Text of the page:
Save for an extreme case or two, a prospect’s ability remains static; he’s the same player he was when he played his final college snap. But free agency does actually affect things, shifting a team’s “needs” quickly. As the Dolphins filled holes, mock drafts were adjusted, having the Dolphins take anyone from Ansah to Vaccaro, and everyone in between.
But ESPN’s Mel Kiper Jr., who has been at the draft evaluation and prognostication game longer than just about anyone else, is dropping a new name. In a recent conference call with the media, Kiper Jr. said that D.J. Fluker, the massive Alabama tackle, is a player to watch at No. 12.
“A guy that is as good run-blocking right tackle as you’ll ever find,” Kiper Jr. said. “Could be a guard, some think he could be a left tackle. I question that, but I think D.J. Fluker from Alabama would be interesting at 12.”
Tackle, for now, seems to be a good bet, especially if the Dolphins opt not to acquire a veteran in the next few weeks. Despite Kiper’s bullishness, there are sure to be questions about whether, at 6-foot-5, 339 pounds, Fluker really fits the Dolphins’ zone blocking scheme. The trio of top tackles — Central Michigan’s Eric Fisher, Texas A&M’s Luke Joeckel and Oklahoma’s Lane Johnson — all seem to be better fits schematicly than the road-grading Fluker. In a typical year, all three would be an option in the N0. 7-12 range, Kiper says, but all three could be gone by No. 12 this year.
While Joeckel and Fisher may be in line for the top pick, Johnson, a relatively inexperienced converted tight end, is not far behind.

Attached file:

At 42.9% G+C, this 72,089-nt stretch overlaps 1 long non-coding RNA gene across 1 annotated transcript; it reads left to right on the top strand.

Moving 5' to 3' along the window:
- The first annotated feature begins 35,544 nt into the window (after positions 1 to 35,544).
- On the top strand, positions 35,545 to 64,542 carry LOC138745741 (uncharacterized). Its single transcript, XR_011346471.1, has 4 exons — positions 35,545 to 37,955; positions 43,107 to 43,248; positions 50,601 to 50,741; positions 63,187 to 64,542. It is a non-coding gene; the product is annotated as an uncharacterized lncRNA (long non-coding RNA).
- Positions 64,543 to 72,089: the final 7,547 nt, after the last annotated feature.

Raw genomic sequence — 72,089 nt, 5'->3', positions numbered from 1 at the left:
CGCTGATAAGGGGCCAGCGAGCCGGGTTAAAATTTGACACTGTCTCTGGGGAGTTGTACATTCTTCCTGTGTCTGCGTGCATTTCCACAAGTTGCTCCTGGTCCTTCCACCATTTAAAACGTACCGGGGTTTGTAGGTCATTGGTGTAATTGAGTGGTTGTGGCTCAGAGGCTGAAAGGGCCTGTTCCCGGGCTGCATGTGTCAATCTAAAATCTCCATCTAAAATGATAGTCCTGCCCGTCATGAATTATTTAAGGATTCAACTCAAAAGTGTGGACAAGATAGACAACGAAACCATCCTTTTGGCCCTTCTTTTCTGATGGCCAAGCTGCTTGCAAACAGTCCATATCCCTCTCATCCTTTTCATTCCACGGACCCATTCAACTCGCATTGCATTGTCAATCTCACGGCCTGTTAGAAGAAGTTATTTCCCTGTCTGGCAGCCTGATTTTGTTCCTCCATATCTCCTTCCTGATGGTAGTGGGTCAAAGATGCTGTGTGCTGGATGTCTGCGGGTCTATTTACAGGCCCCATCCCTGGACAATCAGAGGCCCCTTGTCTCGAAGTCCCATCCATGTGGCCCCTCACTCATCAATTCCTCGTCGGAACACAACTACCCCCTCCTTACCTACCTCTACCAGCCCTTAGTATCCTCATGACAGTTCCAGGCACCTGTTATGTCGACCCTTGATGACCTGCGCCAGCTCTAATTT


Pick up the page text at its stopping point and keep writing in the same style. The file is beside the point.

“Two or three years from now, he may be the best,” Kiper Jr. said. “Right now, it’s Joeckel and Fisher vying for the top spot. But down the road, most upside, it may be Lane Johnson.”
Corner was a chic pick for a hot second, with “gurus” most often connecting the Dolphins to either Florida State’s Xavier Rhodes or Washington’s Desmond Trufant. Miami’s acquisition of Brent Grimes, a 2010 Pro Bowler, has slowed the corner talk a bit, though Grimes will have to work his way back from an Achilles injuy that cost him essentially the entire 2012 season.
So corner could still be an option, but it’s not an overwhelmingly appealing class for those in the top half of the first round, Kiper cautions.
“There’s no corner to take after Milliner at pick No. 6,” Kiper Jr. said. “I don’t think there’s a corner to consider until you get into that 19 area – that’s the first time I’d consider a corner.”
The paradigm-shifting success of Rob Gronkowski (a second-round pick) and Jimmy Graham (a third-round pick) is going to affect where tight ends are selected in the near future. But does that mean teams are going to start reaching to find the next great one? Tight end may not be of primary importance for the Dolphins — the team signed veteran Dustin Keller to a one-year deal — but, led by Notre Dame’s Tyler Eifert, a legitimate top-15 option, this class has plenty of solid options.
“A tight end group that you look at and it’s developed some depth,” Kiper Jr. said. “A little bit better than you would have thought on paper.”
The opinions, analysis and/or speculation expressed by The Finsiders Blog represent those of individual writers, and unless quoted or clearly labeled as such, do not represent the opinions, policies or desires of the Miami Dolphins organization, front office, coaches and executives. Writers' views are formulated independently from any inside information and/or conversation with Dolphins officials, including the coaches and scouts, unless otherwise noted.
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